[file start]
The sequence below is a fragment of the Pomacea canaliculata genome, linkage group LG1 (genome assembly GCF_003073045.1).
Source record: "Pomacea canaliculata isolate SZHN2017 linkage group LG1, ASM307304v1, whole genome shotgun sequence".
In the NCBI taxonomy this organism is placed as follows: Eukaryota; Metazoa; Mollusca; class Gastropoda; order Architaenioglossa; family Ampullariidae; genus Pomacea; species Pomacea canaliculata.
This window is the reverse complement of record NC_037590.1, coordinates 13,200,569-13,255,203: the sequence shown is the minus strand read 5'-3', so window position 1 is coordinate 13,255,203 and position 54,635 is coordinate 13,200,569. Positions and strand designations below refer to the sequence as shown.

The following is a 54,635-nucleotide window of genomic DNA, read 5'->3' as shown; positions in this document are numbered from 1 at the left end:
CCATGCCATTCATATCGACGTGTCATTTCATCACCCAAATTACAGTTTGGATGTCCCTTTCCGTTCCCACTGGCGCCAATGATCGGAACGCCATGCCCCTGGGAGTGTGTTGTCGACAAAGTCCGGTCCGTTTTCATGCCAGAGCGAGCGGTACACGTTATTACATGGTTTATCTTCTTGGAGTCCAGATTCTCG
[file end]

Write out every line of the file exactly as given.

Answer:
The sequence below is a fragment of the Pomacea canaliculata genome, linkage group LG1 (genome assembly GCF_003073045.1).
Source record: "Pomacea canaliculata isolate SZHN2017 linkage group LG1, ASM307304v1, whole genome shotgun sequence".
In the NCBI taxonomy this organism is placed as follows: Eukaryota; Metazoa; Mollusca; class Gastropoda; order Architaenioglossa; family Ampullariidae; genus Pomacea; species Pomacea canaliculata.
This window is the reverse complement of record NC_037590.1, coordinates 13,200,569-13,255,203: the sequence shown is the minus strand read 5'-3', so window position 1 is coordinate 13,255,203 and position 54,635 is coordinate 13,200,569. Positions and strand designations below refer to the sequence as shown.

The following is a 54,635-nucleotide window of genomic DNA, read 5'->3' as shown; positions in this document are numbered from 1 at the left end:
CCATGCCATTCATATCGACGTGTCATTTCATCACCCAAATTACAGTTTGGATGTCCCTTTCCGTTCCCACTGGCGCCAATGATCGGAACGCCATGCCCCTGGGAGTGTGTTGTCGACAAAGTCCGGTCCGTTTTCATGCCAGAGCGAGCGGTACACGTTATTACATGGTTTATCTTCTTGGAGTCCAGATTCTCG